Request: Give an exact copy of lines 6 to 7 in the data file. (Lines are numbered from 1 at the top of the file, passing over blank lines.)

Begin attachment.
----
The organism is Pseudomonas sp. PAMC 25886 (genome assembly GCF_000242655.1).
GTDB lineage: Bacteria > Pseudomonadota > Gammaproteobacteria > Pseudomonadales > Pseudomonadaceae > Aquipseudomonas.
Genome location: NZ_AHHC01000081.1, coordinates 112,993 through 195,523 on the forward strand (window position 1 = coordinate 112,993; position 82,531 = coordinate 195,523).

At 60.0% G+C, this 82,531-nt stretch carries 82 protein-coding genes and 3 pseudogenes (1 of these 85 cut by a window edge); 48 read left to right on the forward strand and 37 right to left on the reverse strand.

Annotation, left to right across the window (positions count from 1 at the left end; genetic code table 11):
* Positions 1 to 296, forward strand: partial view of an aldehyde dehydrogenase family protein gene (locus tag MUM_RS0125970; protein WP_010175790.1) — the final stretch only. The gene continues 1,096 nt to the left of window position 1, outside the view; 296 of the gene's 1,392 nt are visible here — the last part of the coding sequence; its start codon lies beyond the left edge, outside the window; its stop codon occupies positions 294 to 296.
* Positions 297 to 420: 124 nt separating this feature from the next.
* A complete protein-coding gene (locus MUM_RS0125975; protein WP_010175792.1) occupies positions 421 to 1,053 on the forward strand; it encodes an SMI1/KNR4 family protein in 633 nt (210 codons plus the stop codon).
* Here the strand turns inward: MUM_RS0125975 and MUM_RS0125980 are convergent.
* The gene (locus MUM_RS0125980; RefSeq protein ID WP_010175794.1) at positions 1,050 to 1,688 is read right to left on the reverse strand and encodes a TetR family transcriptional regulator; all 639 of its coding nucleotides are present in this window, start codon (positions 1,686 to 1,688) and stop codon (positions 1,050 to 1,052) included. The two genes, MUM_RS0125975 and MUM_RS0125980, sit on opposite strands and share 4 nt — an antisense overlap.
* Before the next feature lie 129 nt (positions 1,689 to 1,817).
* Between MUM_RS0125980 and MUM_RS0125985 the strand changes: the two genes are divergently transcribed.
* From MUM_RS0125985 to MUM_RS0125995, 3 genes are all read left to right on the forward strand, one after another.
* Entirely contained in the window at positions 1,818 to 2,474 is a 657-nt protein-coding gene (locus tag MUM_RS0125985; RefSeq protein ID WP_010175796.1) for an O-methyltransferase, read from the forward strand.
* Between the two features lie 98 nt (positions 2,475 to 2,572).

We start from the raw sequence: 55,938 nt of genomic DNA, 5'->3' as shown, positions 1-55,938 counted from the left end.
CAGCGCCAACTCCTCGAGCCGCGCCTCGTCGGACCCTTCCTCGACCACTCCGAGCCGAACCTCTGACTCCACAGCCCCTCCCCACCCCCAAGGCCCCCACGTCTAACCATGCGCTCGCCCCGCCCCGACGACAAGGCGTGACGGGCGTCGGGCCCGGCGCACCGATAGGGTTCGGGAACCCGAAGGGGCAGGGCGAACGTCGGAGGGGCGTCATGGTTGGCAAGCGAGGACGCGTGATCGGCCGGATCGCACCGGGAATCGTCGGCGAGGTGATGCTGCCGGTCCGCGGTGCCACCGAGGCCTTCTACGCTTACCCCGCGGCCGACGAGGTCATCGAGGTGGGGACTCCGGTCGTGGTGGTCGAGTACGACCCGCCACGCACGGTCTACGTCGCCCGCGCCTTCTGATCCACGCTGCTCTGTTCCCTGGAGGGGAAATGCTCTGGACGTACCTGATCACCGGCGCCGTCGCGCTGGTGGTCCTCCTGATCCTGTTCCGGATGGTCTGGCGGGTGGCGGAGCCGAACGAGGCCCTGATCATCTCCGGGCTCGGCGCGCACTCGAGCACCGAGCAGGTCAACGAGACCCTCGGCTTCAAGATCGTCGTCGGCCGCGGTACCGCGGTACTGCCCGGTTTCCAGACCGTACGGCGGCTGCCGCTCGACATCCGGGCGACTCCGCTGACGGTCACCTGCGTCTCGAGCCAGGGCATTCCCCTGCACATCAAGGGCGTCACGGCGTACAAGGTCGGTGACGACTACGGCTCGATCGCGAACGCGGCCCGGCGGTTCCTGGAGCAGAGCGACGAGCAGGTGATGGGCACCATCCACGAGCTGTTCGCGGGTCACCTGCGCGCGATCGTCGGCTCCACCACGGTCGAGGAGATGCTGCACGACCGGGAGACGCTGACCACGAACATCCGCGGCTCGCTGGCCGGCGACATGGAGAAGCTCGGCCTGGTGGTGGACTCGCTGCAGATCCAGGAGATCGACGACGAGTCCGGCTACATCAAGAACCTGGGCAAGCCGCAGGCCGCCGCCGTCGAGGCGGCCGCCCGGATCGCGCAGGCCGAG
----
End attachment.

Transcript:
* Positions 1 to 296, forward strand: partial view of an aldehyde dehydrogenase family protein gene (locus tag MUM_RS0125970; protein WP_010175790.1) — the final stretch only. The gene continues 1,096 nt to the left of window position 1, outside the view; 296 of the gene's 1,392 nt are visible here — the last part of the coding sequence; its start codon lies beyond the left edge, outside the window; its stop codon occupies positions 294 to 296.
* Positions 297 to 420: 124 nt separating this feature from the next.